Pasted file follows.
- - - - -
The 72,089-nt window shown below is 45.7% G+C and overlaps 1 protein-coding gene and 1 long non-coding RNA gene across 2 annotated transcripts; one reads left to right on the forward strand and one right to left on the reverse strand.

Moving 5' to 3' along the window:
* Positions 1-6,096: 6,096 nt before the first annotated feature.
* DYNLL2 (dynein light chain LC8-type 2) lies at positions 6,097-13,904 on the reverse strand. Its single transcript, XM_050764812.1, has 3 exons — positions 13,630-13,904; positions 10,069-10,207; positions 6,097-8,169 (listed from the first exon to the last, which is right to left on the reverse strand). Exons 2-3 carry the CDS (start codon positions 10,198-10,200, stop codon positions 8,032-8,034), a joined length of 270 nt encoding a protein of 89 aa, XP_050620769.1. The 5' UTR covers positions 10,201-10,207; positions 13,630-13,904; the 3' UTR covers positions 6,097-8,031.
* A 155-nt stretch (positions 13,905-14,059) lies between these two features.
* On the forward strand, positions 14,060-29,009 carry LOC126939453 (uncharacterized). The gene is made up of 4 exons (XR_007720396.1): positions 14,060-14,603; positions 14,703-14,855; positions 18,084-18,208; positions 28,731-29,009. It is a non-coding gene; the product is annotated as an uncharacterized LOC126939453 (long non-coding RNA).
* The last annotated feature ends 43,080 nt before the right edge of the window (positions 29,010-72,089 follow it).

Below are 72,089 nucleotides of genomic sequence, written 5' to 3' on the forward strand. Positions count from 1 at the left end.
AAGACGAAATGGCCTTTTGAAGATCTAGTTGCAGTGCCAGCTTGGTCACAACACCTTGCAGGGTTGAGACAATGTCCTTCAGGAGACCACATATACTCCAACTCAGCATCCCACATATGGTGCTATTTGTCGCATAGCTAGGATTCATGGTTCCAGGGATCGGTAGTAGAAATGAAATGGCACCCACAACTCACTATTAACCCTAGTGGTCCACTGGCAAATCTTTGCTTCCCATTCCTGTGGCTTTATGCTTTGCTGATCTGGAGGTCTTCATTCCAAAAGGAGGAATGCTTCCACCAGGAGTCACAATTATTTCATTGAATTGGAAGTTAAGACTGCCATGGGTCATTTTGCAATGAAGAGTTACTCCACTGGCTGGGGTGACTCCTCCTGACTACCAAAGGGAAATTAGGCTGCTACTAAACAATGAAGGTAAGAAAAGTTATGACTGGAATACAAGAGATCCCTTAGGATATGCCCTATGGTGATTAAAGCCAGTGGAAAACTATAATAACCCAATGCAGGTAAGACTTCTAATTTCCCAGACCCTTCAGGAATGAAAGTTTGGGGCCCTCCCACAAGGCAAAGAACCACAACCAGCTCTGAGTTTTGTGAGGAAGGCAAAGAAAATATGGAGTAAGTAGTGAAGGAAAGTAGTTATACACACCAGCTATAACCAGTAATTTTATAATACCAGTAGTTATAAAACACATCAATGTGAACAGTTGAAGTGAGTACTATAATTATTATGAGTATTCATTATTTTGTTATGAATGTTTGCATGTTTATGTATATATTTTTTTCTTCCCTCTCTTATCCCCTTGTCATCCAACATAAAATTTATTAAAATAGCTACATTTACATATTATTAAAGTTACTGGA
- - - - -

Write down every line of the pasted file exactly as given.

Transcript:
The 72,089-nt window shown below is 45.7% G+C and overlaps 1 protein-coding gene and 1 long non-coding RNA gene across 2 annotated transcripts; one reads left to right on the forward strand and one right to left on the reverse strand.

Moving 5' to 3' along the window:
* Positions 1-6,096: 6,096 nt before the first annotated feature.
* DYNLL2 (dynein light chain LC8-type 2) lies at positions 6,097-13,904 on the reverse strand. Its single transcript, XM_050764812.1, has 3 exons — positions 13,630-13,904; positions 10,069-10,207; positions 6,097-8,169 (listed from the first exon to the last, which is right to left on the reverse strand). Exons 2-3 carry the CDS (start codon positions 10,198-10,200, stop codon positions 8,032-8,034), a joined length of 270 nt encoding a protein of 89 aa, XP_050620769.1. The 5' UTR covers positions 10,201-10,207; positions 13,630-13,904; the 3' UTR covers positions 6,097-8,031.
* A 155-nt stretch (positions 13,905-14,059) lies between these two features.
* On the forward strand, positions 14,060-29,009 carry LOC126939453 (uncharacterized). The gene is made up of 4 exons (XR_007720396.1): positions 14,060-14,603; positions 14,703-14,855; positions 18,084-18,208; positions 28,731-29,009. It is a non-coding gene; the product is annotated as an uncharacterized LOC126939453 (long non-coding RNA).
* The last annotated feature ends 43,080 nt before the right edge of the window (positions 29,010-72,089 follow it).

Below are 72,089 nucleotides of genomic sequence, written 5' to 3' on the forward strand. Positions count from 1 at the left end.
AAGACGAAATGGCCTTTTGAAGATCTAGTTGCAGTGCCAGCTTGGTCACAACACCTTGCAGGGTTGAGACAATGTCCTTCAGGAGACCACATATACTCCAACTCAGCATCCCACATATGGTGCTATTTGTCGCATAGCTAGGATTCATGGTTCCAGGGATCGGTAGTAGAAATGAAATGGCACCCACAACTCACTATTAACCCTAGTGGTCCACTGGCAAATCTTTGCTTCCCATTCCTGTGGCTTTATGCTTTGCTGATCTGGAGGTCTTCATTCCAAAAGGAGGAATGCTTCCACCAGGAGTCACAATTATTTCATTGAATTGGAAGTTAAGACTGCCATGGGTCATTTTGCAATGAAGAGTTACTCCACTGGCTGGGGTGACTCCTCCTGACTACCAAAGGGAAATTAGGCTGCTACTAAACAATGAAGGTAAGAAAAGTTATGACTGGAATACAAGAGATCCCTTAGGATATGCCCTATGGTGATTAAAGCCAGTGGAAAACTATAATAACCCAATGCAGGTAAGACTTCTAATTTCCCAGACCCTTCAGGAATGAAAGTTTGGGGCCCTCCCACAAGGCAAAGAACCACAACCAGCTCTGAGTTTTGTGAGGAAGGCAAAGAAAATATGGAGTAAGTAGTGAAGGAAAGTAGTTATACACACCAGCTATAACCAGTAATTTTATAATACCAGTAGTTATAAAACACATCAATGTGAACAGTTGAAGTGAGTACTATAATTATTATGAGTATTCATTATTTTGTTATGAATGTTTGCATGTTTATGTATATATTTTTTTCTTCCCTCTCTTATCCCCTTGTCATCCAACATAAAATTTATTAAAATAGCTACATTTACATATTATTAAAGTTACTGGA